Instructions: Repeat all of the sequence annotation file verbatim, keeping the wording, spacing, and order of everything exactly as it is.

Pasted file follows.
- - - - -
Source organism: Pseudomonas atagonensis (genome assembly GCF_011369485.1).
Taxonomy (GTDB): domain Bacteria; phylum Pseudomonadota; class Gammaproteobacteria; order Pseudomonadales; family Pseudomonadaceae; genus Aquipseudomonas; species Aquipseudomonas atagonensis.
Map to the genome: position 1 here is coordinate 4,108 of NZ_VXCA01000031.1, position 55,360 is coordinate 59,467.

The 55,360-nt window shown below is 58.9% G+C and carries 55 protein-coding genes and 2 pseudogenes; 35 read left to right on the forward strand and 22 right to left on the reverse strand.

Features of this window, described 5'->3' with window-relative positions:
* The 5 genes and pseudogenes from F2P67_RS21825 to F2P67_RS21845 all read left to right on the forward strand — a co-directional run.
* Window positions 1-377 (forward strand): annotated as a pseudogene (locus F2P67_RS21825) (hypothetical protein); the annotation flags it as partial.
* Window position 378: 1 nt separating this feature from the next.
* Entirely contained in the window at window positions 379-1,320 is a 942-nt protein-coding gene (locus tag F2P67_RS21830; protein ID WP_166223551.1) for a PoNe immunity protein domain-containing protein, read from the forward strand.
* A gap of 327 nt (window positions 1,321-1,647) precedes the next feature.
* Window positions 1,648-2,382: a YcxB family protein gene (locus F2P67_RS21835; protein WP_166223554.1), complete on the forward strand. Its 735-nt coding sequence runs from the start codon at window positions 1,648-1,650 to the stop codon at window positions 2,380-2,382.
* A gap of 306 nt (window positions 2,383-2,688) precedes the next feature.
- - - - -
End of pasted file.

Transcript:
Source organism: Pseudomonas atagonensis (genome assembly GCF_011369485.1).
Taxonomy (GTDB): domain Bacteria; phylum Pseudomonadota; class Gammaproteobacteria; order Pseudomonadales; family Pseudomonadaceae; genus Aquipseudomonas; species Aquipseudomonas atagonensis.
Map to the genome: position 1 here is coordinate 4,108 of NZ_VXCA01000031.1, position 55,360 is coordinate 59,467.

The 55,360-nt window shown below is 58.9% G+C and carries 55 protein-coding genes and 2 pseudogenes; 35 read left to right on the forward strand and 22 right to left on the reverse strand.

Features of this window, described 5'->3' with window-relative positions:
* The 5 genes and pseudogenes from F2P67_RS21825 to F2P67_RS21845 all read left to right on the forward strand — a co-directional run.
* Window positions 1-377 (forward strand): annotated as a pseudogene (locus F2P67_RS21825) (hypothetical protein); the annotation flags it as partial.
* Window position 378: 1 nt separating this feature from the next.
* Entirely contained in the window at window positions 379-1,320 is a 942-nt protein-coding gene (locus tag F2P67_RS21830; protein ID WP_166223551.1) for a PoNe immunity protein domain-containing protein, read from the forward strand.
* A gap of 327 nt (window positions 1,321-1,647) precedes the next feature.
* Window positions 1,648-2,382: a YcxB family protein gene (locus F2P67_RS21835; protein WP_166223554.1), complete on the forward strand. Its 735-nt coding sequence runs from the start codon at window positions 1,648-1,650 to the stop codon at window positions 2,380-2,382.
* A gap of 306 nt (window positions 2,383-2,688) precedes the next feature.